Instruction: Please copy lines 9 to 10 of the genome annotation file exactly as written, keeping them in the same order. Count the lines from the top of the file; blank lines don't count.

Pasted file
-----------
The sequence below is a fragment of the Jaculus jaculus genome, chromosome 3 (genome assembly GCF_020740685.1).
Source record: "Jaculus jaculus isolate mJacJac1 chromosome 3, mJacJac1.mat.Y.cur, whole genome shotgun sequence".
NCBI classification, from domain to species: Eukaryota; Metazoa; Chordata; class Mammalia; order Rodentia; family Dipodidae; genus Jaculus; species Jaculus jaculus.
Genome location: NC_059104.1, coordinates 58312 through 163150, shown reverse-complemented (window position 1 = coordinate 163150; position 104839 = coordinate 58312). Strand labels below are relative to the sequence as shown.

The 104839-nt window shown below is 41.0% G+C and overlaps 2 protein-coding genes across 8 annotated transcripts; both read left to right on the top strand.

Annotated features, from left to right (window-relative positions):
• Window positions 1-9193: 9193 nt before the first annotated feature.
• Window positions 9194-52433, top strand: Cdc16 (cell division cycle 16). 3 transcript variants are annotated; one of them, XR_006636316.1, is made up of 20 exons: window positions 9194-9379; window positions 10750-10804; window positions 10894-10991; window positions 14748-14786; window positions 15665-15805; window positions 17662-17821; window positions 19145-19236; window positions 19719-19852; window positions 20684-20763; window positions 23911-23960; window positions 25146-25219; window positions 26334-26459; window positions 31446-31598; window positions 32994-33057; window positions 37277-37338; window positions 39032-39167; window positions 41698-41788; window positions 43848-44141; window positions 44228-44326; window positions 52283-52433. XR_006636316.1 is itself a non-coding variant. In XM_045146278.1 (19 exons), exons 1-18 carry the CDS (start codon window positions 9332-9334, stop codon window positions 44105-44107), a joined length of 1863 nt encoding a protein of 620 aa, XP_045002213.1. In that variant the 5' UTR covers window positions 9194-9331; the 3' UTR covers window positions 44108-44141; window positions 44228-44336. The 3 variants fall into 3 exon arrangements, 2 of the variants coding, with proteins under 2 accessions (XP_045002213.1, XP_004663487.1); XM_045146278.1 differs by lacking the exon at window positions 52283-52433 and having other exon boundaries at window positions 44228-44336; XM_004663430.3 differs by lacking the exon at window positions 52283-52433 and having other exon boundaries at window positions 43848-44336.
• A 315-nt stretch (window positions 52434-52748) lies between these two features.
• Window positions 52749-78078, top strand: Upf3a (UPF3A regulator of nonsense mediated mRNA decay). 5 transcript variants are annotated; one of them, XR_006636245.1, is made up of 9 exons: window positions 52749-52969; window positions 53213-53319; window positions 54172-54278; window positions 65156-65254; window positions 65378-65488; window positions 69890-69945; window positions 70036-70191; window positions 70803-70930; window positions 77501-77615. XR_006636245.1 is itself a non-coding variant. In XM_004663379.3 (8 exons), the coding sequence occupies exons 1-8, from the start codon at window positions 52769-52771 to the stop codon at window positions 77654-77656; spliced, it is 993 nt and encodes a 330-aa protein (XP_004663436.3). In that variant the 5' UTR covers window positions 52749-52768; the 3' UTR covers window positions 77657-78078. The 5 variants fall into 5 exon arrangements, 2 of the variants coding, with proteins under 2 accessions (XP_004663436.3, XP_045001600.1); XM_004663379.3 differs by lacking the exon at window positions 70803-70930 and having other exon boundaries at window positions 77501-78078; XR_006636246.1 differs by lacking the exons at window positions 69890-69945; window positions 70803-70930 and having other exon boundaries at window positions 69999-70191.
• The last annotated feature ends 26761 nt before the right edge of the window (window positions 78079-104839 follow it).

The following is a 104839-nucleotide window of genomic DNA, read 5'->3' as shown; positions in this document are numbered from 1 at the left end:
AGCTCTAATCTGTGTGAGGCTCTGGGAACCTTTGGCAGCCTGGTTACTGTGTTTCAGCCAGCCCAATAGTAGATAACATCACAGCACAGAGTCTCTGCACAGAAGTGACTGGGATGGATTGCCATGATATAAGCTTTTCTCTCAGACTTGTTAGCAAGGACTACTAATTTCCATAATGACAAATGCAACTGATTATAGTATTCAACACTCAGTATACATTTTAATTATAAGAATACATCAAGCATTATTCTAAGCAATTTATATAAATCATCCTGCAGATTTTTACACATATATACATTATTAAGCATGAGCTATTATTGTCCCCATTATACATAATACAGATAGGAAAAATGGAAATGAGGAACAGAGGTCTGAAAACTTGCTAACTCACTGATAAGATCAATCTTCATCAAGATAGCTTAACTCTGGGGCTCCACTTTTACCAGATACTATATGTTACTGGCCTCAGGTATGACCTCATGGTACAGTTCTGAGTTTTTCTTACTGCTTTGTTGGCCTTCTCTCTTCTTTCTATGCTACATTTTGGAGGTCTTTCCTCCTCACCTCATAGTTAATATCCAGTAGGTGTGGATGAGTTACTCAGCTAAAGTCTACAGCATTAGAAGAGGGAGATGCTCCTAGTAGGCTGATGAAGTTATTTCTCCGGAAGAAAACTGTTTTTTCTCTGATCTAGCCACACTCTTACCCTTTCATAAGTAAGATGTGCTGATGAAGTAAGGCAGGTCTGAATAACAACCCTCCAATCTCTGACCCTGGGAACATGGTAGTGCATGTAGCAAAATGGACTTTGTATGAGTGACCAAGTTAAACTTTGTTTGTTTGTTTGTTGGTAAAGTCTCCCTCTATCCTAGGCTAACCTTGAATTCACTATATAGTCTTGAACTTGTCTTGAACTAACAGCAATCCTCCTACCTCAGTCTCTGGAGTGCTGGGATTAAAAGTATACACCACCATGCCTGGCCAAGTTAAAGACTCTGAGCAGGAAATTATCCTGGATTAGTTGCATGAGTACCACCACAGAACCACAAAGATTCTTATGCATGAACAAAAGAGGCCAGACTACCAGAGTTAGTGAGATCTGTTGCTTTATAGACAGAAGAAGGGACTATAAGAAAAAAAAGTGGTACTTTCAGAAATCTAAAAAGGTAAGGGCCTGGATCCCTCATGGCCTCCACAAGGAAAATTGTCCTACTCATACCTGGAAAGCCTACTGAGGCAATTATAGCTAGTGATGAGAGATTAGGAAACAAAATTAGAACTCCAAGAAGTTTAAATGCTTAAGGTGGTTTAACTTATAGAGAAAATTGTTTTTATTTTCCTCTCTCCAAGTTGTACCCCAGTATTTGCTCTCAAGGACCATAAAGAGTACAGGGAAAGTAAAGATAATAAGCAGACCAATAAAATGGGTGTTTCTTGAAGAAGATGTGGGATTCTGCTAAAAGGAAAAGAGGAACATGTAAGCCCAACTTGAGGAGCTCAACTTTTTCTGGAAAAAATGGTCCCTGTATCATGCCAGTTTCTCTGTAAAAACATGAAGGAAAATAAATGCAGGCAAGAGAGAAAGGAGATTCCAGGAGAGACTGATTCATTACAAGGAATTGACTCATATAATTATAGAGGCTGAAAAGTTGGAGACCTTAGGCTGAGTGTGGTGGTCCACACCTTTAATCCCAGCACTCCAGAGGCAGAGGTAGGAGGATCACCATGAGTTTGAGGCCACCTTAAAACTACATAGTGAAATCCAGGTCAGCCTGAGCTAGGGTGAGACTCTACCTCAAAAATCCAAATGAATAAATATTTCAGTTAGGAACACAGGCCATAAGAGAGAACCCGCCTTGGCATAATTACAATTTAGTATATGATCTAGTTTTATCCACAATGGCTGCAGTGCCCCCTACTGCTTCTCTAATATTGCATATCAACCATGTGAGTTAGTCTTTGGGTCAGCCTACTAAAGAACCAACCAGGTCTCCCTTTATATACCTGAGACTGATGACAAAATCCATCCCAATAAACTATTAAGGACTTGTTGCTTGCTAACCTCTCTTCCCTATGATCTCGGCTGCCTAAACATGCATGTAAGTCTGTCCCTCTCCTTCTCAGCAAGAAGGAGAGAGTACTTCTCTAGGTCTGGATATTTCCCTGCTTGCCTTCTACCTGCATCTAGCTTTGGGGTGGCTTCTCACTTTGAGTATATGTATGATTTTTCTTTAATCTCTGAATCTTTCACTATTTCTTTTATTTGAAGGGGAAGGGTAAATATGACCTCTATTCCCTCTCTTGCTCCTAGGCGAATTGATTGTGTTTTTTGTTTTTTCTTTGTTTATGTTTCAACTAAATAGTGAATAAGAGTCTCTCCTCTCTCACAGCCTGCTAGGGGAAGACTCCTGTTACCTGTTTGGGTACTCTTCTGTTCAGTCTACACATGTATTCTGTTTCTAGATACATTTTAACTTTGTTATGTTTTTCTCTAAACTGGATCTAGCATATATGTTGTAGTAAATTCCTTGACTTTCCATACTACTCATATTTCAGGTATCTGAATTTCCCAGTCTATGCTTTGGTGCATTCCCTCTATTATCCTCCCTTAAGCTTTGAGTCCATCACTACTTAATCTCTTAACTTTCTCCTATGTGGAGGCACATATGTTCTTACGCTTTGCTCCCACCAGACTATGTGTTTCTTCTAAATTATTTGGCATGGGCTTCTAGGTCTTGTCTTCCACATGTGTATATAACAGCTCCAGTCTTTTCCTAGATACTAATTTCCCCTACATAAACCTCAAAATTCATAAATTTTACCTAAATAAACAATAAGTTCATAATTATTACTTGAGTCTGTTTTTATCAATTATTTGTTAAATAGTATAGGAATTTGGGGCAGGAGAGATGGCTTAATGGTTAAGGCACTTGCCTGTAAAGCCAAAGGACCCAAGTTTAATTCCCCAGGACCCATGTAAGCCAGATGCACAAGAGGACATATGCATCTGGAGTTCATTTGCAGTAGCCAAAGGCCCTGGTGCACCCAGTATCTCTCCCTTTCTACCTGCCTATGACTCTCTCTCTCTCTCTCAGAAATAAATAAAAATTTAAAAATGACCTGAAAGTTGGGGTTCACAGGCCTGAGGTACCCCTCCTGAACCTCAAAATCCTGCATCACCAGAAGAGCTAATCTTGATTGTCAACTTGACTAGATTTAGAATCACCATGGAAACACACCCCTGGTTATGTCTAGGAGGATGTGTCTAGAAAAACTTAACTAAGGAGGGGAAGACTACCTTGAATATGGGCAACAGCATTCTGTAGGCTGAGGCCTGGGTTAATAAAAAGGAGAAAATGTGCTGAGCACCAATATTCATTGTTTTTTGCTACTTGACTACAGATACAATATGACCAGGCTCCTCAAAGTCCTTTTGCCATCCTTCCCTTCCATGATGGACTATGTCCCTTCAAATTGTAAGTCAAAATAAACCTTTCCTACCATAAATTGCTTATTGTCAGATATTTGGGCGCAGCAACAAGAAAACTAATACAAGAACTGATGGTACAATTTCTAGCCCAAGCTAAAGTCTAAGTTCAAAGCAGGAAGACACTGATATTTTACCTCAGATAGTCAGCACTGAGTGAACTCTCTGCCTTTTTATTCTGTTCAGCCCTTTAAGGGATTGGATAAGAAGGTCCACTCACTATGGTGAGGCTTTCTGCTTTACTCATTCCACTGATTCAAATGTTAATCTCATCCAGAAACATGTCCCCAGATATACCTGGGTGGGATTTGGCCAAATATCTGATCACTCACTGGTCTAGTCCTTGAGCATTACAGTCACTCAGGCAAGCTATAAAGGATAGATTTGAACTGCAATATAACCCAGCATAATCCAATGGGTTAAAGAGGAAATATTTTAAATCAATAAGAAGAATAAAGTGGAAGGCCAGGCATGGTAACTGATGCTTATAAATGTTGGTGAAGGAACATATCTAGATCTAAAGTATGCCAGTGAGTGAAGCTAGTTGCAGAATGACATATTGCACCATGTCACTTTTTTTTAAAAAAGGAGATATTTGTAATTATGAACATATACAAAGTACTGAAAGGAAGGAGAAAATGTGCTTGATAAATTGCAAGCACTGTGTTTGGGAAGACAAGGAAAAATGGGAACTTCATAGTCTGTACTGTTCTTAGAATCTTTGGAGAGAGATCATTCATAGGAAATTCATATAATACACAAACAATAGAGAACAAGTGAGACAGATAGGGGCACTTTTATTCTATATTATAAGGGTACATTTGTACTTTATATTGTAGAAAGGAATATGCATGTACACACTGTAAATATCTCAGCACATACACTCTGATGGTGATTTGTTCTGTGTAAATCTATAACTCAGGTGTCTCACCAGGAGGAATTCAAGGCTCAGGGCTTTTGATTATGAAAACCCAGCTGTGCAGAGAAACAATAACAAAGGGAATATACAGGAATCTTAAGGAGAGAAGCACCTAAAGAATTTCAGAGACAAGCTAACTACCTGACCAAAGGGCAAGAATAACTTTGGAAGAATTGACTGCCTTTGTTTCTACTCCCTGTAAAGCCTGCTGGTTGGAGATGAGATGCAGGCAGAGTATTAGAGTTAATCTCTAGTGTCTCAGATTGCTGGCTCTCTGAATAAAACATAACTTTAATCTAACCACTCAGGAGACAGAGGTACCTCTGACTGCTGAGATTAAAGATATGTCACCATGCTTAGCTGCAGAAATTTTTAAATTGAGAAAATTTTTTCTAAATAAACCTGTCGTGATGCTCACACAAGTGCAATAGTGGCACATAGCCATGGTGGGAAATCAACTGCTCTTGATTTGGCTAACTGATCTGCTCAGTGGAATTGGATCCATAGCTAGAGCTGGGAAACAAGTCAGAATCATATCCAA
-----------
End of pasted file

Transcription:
• A 315-nt stretch (window positions 52434-52748) lies between these two features.
• Window positions 52749-78078, top strand: Upf3a (UPF3A regulator of nonsense mediated mRNA decay). 5 transcript variants are annotated; one of them, XR_006636245.1, is made up of 9 exons: window positions 52749-52969; window positions 53213-53319; window positions 54172-54278; window positions 65156-65254; window positions 65378-65488; window positions 69890-69945; window positions 70036-70191; window positions 70803-70930; window positions 77501-77615. XR_006636245.1 is itself a non-coding variant. In XM_004663379.3 (8 exons), the coding sequence occupies exons 1-8, from the start codon at window positions 52769-52771 to the stop codon at window positions 77654-77656; spliced, it is 993 nt and encodes a 330-aa protein (XP_004663436.3). In that variant the 5' UTR covers window positions 52749-52768; the 3' UTR covers window positions 77657-78078. The 5 variants fall into 5 exon arrangements, 2 of the variants coding, with proteins under 2 accessions (XP_004663436.3, XP_045001600.1); XM_004663379.3 differs by lacking the exon at window positions 70803-70930 and having other exon boundaries at window positions 77501-78078; XR_006636246.1 differs by lacking the exons at window positions 69890-69945; window positions 70803-70930 and having other exon boundaries at window positions 69999-70191.